I mean -
I just did it. I didn't say what it was.
You didn't. Strolled right around it. Impressive.
It's funny because for years, among all my friends, the story was: "Billy [Chew, screenwriter of The Death of Dick Long] wrote a horse-fucking movie". Everybody knew.
Wait, when did he write it?
He wrote the first draft in maybe 2010 or 2011. Years ago.
So, this would've been post-Mr. Hands.
Right. But I'd read drafts of it for years and years, and about two years ago we suddenly got very excited about the idea of making it together.
So he just had this script sitting around and you were like, "Time to do the horse-fucking movie"?
Well, he'd been trying to get it made, and - as one of his closest friends - I had been cheerleading it and giving him notes, just a really big champion of it. But career-wise, it didn't make sense until after Swiss Army Man. That was just my focus for so long.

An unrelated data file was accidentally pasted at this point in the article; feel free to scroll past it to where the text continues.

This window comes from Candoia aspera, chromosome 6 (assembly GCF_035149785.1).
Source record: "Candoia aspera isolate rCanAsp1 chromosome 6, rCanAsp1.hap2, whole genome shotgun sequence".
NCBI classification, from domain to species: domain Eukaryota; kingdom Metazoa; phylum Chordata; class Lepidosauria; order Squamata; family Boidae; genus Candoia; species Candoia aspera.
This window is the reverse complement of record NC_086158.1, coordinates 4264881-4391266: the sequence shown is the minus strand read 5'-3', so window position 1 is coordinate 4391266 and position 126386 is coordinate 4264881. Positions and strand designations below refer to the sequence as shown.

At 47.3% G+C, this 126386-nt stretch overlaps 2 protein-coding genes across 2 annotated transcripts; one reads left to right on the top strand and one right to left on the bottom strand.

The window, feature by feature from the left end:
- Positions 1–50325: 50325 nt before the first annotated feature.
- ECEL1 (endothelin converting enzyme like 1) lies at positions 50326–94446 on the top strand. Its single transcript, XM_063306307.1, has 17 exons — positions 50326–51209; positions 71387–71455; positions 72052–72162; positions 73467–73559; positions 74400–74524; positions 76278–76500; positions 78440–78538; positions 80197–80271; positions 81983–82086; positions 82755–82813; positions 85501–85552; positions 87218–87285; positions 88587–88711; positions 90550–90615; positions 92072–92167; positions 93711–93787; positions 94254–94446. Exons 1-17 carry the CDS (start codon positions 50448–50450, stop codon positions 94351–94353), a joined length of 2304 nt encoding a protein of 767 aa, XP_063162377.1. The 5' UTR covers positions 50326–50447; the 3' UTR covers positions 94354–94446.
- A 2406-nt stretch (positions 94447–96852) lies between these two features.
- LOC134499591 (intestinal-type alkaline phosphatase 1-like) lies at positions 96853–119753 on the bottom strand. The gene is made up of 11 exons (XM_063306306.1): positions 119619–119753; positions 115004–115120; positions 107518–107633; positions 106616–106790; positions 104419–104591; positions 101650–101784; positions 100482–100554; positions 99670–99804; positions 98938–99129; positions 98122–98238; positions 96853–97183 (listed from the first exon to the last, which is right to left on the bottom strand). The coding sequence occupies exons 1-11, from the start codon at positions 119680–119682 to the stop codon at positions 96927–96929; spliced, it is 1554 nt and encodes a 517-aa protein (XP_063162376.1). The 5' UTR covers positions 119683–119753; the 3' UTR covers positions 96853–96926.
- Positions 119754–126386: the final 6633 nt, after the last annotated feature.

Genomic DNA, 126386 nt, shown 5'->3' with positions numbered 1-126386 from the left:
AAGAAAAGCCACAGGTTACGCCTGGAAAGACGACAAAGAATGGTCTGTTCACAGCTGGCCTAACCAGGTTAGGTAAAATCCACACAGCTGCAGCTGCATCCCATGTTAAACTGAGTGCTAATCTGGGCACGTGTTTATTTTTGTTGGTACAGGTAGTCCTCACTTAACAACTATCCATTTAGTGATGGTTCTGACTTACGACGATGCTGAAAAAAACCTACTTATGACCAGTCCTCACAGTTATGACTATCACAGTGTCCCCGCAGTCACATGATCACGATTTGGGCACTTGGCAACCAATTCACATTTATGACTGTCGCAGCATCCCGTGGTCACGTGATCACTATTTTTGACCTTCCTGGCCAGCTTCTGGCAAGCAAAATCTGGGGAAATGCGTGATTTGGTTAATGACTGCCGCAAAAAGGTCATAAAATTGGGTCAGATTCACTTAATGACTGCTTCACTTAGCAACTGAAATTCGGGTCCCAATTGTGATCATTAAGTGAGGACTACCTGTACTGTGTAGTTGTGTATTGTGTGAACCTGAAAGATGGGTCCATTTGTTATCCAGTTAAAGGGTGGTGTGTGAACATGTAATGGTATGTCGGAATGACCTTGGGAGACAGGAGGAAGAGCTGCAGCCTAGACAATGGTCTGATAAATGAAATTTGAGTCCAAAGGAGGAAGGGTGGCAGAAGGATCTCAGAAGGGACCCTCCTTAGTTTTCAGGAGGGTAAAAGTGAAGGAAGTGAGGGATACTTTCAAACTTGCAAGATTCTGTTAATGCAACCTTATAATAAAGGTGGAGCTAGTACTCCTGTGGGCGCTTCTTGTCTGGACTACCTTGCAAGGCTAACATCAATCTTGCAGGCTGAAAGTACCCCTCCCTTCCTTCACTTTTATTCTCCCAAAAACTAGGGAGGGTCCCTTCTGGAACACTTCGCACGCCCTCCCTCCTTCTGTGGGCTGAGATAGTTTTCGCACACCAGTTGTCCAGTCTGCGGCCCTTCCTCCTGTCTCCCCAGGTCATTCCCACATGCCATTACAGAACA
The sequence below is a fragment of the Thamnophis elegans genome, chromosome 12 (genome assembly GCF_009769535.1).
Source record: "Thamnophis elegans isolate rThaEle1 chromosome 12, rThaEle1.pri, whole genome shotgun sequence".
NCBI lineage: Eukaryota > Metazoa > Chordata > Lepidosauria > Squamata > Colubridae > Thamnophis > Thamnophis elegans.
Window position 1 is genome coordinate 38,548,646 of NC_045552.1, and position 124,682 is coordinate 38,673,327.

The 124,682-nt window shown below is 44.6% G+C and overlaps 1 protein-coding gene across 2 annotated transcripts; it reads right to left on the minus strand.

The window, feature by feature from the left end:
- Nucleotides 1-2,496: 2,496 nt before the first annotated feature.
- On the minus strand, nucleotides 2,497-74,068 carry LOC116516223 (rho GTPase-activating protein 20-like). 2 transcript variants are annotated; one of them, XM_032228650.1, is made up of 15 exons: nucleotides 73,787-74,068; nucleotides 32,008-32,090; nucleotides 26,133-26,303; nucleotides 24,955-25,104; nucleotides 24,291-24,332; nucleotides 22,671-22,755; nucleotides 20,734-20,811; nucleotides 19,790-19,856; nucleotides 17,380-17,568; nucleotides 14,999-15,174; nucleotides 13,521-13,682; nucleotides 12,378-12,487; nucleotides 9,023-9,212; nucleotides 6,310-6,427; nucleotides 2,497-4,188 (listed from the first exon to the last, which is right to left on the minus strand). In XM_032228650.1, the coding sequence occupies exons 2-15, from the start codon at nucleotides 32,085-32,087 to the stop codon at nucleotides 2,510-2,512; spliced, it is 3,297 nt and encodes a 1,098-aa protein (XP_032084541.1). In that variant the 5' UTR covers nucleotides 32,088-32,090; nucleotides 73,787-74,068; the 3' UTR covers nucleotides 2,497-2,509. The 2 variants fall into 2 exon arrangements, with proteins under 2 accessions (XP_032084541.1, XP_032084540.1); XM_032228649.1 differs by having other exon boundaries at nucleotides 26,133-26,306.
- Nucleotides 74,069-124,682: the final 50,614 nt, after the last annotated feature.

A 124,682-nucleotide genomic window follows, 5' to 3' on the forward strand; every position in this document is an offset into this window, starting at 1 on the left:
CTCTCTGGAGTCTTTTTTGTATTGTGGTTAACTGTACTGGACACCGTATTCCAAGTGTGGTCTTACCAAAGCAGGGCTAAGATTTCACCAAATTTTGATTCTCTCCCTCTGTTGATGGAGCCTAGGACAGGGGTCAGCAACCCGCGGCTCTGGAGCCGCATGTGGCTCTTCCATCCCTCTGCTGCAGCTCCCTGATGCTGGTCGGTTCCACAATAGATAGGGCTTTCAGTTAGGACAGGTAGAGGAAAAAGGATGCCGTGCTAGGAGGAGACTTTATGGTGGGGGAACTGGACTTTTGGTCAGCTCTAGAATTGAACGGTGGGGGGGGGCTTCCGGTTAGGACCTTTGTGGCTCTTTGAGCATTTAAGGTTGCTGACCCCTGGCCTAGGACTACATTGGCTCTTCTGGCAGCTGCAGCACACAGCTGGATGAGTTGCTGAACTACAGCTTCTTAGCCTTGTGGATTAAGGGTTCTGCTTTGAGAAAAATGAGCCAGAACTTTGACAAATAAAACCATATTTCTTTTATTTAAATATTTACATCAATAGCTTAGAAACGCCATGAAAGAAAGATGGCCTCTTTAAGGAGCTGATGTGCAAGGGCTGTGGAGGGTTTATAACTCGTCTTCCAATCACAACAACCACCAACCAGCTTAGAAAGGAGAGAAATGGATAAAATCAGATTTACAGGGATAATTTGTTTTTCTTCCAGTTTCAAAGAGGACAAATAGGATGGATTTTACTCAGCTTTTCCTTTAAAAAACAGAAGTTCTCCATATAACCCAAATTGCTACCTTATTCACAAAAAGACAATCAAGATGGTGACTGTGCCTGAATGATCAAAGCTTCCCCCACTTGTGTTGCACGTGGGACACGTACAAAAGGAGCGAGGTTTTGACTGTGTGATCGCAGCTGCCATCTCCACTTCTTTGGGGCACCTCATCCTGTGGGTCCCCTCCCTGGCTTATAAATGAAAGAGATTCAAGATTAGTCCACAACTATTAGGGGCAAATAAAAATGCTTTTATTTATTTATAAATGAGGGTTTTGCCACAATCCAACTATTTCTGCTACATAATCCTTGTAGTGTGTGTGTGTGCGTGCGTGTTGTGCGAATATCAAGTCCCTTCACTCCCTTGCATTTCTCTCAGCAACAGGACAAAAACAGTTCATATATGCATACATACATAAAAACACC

It felt to me like a barely-dramatized retelling of the Mr. Hands story. That's gotta be intentional, right?
It is. It was inspired by Billy hearing a news story about this guy dying in a crazy way, and then seeing it become kind of a punchline on late-night talk shows. And Billy was like, "Well, hold on - what was that guy like?"
He had a wife! And kids!
Yeah! Exactly. And he was like, "The punchline's kind of boring, but the story is interesting." It kinda ended there, but he wrote a fictionalized story inspired by hearing that story. He did basically zero research, because he wasn't trying to engage with that man's tragedy and the fallout with his family...